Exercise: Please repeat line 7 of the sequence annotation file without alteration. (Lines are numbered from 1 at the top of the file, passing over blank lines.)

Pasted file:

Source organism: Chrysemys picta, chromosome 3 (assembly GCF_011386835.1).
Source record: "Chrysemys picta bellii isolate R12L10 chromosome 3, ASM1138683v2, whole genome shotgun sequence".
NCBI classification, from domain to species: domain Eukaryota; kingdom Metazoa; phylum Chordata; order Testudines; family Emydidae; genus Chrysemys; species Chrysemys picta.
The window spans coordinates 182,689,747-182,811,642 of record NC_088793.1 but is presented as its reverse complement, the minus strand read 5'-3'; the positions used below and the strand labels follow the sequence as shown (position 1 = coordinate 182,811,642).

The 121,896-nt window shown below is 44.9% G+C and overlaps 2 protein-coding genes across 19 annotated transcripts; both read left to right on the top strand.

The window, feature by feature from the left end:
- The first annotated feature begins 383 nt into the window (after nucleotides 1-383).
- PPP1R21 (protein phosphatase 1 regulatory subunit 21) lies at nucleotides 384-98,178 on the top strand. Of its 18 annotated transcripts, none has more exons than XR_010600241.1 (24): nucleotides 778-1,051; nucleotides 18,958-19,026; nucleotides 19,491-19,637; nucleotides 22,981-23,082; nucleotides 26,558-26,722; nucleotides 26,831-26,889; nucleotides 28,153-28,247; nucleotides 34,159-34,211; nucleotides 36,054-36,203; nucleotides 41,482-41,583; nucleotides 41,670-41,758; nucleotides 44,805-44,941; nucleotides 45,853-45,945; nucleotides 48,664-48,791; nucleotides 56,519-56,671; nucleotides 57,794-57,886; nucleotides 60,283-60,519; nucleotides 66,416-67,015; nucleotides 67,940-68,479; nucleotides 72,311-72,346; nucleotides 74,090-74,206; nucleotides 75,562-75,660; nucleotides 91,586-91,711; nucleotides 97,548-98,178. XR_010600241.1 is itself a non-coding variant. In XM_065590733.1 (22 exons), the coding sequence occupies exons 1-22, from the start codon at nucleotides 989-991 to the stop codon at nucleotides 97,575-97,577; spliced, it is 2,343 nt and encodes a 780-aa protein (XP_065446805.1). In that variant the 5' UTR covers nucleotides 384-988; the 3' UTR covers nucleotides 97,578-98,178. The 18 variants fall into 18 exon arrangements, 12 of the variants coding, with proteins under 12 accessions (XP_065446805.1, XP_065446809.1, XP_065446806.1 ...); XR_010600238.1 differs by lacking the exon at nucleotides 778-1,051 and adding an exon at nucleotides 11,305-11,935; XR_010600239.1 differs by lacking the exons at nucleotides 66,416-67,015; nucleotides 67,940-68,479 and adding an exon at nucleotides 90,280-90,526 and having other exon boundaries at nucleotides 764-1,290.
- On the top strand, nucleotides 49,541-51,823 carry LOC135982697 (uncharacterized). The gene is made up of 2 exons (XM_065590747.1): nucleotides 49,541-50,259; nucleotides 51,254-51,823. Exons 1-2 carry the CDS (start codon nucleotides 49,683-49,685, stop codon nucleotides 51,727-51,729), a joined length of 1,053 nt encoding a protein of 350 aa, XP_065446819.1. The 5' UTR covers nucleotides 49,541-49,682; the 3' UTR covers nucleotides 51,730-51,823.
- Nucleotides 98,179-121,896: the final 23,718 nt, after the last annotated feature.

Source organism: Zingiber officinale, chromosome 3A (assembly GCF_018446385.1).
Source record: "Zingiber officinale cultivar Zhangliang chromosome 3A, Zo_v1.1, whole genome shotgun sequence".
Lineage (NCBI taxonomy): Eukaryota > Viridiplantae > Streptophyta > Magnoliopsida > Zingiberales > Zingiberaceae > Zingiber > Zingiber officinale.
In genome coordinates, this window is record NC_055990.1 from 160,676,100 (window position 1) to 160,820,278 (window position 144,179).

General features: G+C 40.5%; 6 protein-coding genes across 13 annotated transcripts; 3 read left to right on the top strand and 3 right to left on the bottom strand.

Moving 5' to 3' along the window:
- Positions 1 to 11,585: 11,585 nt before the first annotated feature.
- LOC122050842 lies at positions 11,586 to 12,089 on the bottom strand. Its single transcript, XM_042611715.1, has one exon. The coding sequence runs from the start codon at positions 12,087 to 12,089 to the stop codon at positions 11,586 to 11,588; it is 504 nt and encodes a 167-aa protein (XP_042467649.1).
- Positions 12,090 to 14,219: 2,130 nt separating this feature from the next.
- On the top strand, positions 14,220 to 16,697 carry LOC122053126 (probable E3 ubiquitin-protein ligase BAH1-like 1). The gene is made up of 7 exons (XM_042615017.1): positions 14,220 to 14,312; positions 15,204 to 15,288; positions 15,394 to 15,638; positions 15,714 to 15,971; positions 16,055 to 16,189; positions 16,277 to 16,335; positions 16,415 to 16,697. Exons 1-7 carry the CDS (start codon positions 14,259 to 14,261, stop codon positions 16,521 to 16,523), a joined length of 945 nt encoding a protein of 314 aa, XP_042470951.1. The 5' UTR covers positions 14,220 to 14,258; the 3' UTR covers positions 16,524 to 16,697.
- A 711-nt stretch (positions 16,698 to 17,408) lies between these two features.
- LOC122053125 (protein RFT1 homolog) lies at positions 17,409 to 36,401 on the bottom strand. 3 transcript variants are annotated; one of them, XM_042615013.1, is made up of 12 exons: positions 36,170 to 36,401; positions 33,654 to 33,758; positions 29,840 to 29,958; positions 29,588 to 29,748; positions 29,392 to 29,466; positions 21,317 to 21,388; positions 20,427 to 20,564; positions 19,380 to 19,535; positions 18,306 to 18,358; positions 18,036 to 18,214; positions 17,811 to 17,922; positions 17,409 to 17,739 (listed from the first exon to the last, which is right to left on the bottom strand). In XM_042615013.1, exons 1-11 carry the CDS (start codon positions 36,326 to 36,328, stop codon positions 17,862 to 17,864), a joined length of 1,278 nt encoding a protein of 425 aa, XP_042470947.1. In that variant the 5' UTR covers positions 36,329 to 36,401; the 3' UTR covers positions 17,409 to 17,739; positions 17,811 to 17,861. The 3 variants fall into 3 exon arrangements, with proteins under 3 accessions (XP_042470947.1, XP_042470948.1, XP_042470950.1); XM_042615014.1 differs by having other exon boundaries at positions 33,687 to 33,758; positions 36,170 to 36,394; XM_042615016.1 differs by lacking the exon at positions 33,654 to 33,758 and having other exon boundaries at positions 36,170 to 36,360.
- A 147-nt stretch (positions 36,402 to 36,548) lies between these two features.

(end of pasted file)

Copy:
- The first annotated feature begins 383 nt into the window (after nucleotides 1-383).